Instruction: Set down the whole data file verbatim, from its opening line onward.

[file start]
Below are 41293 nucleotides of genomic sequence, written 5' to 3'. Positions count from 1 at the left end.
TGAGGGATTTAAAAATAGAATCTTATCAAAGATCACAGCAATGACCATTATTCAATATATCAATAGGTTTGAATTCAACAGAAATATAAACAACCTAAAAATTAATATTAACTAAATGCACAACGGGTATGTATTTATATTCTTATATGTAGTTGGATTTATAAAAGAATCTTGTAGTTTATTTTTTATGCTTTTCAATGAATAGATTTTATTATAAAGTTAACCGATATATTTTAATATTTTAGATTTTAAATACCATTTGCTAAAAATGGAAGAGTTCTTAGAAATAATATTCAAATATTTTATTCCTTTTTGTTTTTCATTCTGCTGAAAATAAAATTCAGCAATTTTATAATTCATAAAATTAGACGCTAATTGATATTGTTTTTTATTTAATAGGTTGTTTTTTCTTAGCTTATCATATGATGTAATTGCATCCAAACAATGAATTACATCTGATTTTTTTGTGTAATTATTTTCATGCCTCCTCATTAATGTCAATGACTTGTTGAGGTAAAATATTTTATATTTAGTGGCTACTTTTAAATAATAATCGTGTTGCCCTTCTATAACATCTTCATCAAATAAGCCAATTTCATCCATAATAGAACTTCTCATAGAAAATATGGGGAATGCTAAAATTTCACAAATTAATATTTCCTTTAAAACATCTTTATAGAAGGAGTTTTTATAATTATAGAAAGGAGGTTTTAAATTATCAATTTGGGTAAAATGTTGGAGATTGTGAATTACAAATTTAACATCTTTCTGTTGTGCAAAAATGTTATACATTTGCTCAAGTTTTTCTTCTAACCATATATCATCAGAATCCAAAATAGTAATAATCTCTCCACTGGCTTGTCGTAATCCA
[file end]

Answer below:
Below are 41293 nucleotides of genomic sequence, written 5' to 3'. Positions count from 1 at the left end.
TGAGGGATTTAAAAATAGAATCTTATCAAAGATCACAGCAATGACCATTATTCAATATATCAATAGGTTTGAATTCAACAGAAATATAAACAACCTAAAAATTAATATTAACTAAATGCACAACGGGTATGTATTTATATTCTTATATGTAGTTGGATTTATAAAAGAATCTTGTAGTTTATTTTTTATGCTTTTCAATGAATAGATTTTATTATAAAGTTAACCGATATATTTTAATATTTTAGATTTTAAATACCATTTGCTAAAAATGGAAGAGTTCTTAGAAATAATATTCAAATATTTTATTCCTTTTTGTTTTTCATTCTGCTGAAAATAAAATTCAGCAATTTTATAATTCATAAAATTAGACGCTAATTGATATTGTTTTTTATTTAATAGGTTGTTTTTTCTTAGCTTATCATATGATGTAATTGCATCCAAACAATGAATTACATCTGATTTTTTTGTGTAATTATTTTCATGCCTCCTCATTAATGTCAATGACTTGTTGAGGTAAAATATTTTATATTTAGTGGCTACTTTTAAATAATAATCGTGTTGCCCTTCTATAACATCTTCATCAAATAAGCCAATTTCATCCATAATAGAACTTCTCATAGAAAATATGGGGAATGCTAAAATTTCACAAATTAATATTTCCTTTAAAACATCTTTATAGAAGGAGTTTTTATAATTATAGAAAGGAGGTTTTAAATTATCAATTTGGGTAAAATGTTGGAGATTGTGAATTACAAATTTAACATCTTTCTGTTGTGCAAAAATGTTATACATTTGCTCAAGTTTTTCTTCTAACCATATATCATCAGAATCCAAAATAGTAATAATCTCTCCACTGGCTTGTCGTAATCCA